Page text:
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eBook Book of a Thousand Days download

by Shannon Hale

eBook Book of a Thousand Days download ISBN: 1599903784
Author: Shannon Hale
Publisher: Bloomsbury USA Childrens; Reprint edition (September 1, 2009)
Language: English
Pages: 336
ePub: 1937 kb
Fb2: 1898 kb
Rating: 4.3
Other formats: lrf txt lit mobi
Category: Teenager
Subcategory: Science Fiction and Fantasy

The book of a. Thousand days. Also by shannon hale. It seems a bit of a laugh now, all that time spent learning and now I find myself in a tower with no occasion to write my lady's love letters or keep her books.

The book of a. Instead I'll record the details of our confinement, so when the seven years are over and the lord's men pound through the walls, if all they find is a delicate lady and her humble maid shriveled like old ginger roots from lack of sun and air, they'll know somewhat of our happy time still breathing.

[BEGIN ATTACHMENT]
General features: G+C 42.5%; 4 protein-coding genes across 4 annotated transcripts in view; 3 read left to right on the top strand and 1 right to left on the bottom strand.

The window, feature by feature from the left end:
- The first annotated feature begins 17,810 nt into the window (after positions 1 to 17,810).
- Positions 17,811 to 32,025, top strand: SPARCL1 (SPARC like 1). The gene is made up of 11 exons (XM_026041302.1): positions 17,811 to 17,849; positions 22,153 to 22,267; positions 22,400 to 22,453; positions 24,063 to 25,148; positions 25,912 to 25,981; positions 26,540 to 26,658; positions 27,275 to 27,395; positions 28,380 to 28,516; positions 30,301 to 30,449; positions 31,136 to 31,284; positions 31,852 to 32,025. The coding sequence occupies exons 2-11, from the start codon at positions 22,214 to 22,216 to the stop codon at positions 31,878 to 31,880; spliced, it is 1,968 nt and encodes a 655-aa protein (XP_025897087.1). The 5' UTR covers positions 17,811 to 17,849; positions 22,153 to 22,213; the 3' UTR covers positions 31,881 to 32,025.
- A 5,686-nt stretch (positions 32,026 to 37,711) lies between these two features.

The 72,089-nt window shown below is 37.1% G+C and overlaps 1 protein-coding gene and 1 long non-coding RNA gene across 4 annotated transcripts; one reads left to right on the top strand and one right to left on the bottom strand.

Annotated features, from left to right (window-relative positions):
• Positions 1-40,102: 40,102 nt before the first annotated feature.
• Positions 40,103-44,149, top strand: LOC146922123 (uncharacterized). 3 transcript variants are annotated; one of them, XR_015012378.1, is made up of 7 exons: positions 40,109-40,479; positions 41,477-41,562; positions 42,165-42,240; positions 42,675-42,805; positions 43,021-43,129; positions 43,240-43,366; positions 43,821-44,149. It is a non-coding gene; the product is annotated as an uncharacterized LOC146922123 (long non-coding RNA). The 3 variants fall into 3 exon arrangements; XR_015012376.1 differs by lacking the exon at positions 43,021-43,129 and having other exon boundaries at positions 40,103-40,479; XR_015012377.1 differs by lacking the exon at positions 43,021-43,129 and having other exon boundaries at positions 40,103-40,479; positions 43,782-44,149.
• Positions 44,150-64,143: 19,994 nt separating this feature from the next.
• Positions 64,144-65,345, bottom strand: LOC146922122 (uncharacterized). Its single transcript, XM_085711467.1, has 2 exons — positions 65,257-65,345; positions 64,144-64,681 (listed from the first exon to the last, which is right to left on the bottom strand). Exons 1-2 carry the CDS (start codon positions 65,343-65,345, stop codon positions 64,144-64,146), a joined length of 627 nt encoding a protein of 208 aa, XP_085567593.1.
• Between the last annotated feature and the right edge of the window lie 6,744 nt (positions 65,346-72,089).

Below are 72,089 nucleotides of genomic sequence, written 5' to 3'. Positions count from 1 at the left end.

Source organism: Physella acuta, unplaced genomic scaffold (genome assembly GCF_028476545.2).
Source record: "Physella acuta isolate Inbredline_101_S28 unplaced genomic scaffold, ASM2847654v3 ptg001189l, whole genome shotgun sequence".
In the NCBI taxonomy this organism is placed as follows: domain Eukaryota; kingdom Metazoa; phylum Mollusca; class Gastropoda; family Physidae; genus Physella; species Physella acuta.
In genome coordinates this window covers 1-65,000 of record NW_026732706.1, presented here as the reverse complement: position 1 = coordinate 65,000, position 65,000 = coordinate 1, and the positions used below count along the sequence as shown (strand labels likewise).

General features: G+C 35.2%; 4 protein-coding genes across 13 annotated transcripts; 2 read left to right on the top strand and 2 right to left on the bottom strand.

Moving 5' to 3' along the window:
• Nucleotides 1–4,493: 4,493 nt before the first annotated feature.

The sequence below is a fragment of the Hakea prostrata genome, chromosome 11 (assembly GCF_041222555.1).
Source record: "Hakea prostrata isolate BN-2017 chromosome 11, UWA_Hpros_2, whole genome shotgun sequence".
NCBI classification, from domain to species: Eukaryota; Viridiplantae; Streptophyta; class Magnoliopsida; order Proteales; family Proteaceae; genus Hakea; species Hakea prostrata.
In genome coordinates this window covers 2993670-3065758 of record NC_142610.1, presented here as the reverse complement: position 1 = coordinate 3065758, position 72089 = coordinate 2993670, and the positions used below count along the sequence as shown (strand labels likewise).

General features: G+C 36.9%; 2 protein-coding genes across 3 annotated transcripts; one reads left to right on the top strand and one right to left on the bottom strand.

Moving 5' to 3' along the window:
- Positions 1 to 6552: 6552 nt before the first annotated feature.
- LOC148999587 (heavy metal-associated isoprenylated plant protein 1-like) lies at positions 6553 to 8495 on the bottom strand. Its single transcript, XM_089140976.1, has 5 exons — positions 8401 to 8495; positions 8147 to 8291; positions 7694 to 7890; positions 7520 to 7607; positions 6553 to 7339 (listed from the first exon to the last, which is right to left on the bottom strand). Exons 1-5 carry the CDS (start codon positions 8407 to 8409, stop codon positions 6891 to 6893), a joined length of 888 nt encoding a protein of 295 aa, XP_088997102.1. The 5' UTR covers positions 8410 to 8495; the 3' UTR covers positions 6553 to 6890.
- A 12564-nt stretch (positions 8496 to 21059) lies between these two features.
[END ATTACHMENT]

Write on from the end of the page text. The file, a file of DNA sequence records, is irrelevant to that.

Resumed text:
The Book of a Thousand Days. Day 1. My lady and I are being shut up in a tower for seven years. Lady Saren is sitting on the floor, staring at the wall, and hasn't moved even to scratch for an hour or more. I found this blank book of stitched-together pages among the parchment and inks, and I asked my lady if I might take it for my own. She had no use for it.

Book of a Thousand Days is a 2007 young adult fantasy novel by Shannon Hale. It is based on the Brothers Grimm fairy tale Maid Maleen. Dashti, a mucker from steppes of the Eight Realms, begins a diary as she looks for a job after her mother dies of illness. Eventually, she finds and accepts a position as the new maid of Lady Saren, the youngest child of the lord of Titor's Garden

Since the publication of her first book, The Goose Girl, in 2003, Shannon has become a beloved author to young readers as well as booksellers and educators

Since the publication of her first book, The Goose Girl, in 2003, Shannon has become a beloved author to young readers as well as booksellers and educators. Her third novel, Princess Academy, earned her a Newbery Honor and is a The New York Times, Book Sense, and Publishers Weekly bestseller. Shannon has also written two books for adults, Austenland and The Actor and the Housewife.